Letter to the Editor: How science actually works

4 mins read

Peer review is meant to keep lawmakers and scientists honest. We don’t assume they’re without flaw, so construct systems to ensure their flaws don’t harm us.

Bradford Hager bypassed that process when he testified before the Army Corps of Engineers. MIT, Oak Ridge National Laboratory, and others are attempting to undo the damage he did by releasing peer reviewed studies of their own that show hydroelectric reservoirs are not as easily characterized as agents of warming as Hager would have you believe.

MIT’s Center for Energy and Environmental Policy Research released the first in May 2021 as the testimony Hager provided was beginning to influence energy and environmental policy here in Maine. It was titled, ‘The role of hydropower reservoirs in deep decarbonation’. In it researchers argued that a 2-way transmission line between New England and Quebec could offset fossil fuels consumption regionally by sending hydropower to New England when solar and wind assets are not effective and sending excess solar and wind derived energy to Quebec when they are.

Unlike Hager, they present a position that is supported by a plethora of literature. That’s what’s necessary to pass peer review. You can’t rely on one study as Hager did, taking one group’s formula for estimating methane emissions from hydroelectric reservoirs and assuming it will produce a more accurate estimate than direct sampling does. What MIT found is that the data currently available does not allow scientists to accurately predict methane emissions at a given plant because there are simply too many variables to consider.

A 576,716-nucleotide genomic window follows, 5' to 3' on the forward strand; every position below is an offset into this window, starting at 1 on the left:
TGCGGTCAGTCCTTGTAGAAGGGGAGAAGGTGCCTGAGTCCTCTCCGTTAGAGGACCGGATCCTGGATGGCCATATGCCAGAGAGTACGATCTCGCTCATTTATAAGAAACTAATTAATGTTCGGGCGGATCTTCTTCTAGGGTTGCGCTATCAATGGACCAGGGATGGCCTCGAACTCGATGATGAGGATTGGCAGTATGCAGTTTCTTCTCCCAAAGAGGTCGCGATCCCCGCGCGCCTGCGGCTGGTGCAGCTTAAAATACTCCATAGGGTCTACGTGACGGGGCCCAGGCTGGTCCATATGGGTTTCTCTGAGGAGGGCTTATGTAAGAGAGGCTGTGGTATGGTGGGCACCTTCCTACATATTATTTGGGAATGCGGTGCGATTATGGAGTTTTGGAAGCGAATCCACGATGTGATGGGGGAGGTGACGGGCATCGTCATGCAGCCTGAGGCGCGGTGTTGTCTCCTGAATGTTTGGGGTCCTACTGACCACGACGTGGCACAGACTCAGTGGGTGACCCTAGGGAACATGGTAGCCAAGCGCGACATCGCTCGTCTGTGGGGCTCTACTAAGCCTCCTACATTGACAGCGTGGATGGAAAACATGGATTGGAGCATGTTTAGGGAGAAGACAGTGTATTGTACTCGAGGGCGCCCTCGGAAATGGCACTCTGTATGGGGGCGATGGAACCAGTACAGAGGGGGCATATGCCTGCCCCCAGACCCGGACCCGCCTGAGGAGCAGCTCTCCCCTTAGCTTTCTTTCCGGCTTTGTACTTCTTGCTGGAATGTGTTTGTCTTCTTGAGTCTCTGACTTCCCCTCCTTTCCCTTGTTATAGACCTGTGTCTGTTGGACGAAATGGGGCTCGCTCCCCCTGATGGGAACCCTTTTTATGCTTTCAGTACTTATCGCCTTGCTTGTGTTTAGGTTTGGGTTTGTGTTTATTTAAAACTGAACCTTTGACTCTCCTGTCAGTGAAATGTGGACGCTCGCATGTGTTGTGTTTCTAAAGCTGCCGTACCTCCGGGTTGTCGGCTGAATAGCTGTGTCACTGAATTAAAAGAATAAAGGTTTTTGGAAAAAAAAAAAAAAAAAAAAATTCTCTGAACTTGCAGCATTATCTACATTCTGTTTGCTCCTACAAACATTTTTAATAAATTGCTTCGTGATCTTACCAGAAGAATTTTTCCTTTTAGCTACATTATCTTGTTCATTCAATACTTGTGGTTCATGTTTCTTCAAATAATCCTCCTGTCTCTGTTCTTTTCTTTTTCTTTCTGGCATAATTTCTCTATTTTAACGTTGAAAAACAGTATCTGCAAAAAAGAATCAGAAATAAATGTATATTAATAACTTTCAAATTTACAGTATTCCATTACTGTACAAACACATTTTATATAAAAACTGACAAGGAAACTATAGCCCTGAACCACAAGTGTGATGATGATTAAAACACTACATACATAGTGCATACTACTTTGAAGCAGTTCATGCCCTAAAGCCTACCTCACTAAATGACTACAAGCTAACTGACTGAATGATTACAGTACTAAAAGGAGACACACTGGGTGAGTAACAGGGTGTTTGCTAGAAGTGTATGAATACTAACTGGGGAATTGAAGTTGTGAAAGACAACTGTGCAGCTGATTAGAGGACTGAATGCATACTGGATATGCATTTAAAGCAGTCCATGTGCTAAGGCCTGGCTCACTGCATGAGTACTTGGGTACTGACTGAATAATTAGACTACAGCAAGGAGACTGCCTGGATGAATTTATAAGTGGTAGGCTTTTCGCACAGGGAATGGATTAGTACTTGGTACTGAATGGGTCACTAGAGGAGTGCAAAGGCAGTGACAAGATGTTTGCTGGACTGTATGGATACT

Last month Oak Ridge National Laboratory released a study that revealed the problem is even more complicated. It’s titled, ‘Getting lost tracking the carbon footprint of hydropower ‘. In it researchers argue that reservoirs may release a lot of methane and still reduce warming. That’s because they also hold carbon that’s washed into them from upstream. They suggest the only way to truly know if a reservoir releases more greenhouse gas than it suspends is to know how much carbon enters the reservoir. If the warming potential of that carbon is greater than the warming potential of the greenhouse gases released, then the reservoir acts as a cooling agent.

What that study reveals is that greenhouse gas per unit energy produced (the measure Hager used to argue Quebec’s hydro reservoirs are warming) is less important than the ratio of greenhouse gas emitted to carbon captured is. They found no statistical difference between reservoirs that produce electricity and those that do not. In other words, they found that there’s no evidence to support the belief that reservoir removal is necessarily good or bad where climate impact is concerned. A reservoir’s role in the watershed must be better understood to do that.

What those and other researchers are arguing is that these decisions must rely on a close examination of the watershed in question, on direct examination not predictions as Hager argued. They find that we do not currently have enough data on reservoirs to rely on estimates produced by the mathematical formulas any researcher has developed to do this so far. That’s a complicated way of saying the best we can do so far is what researchers studying Quebec’s reservoirs directly have done so far.

Jamie Beaulieu

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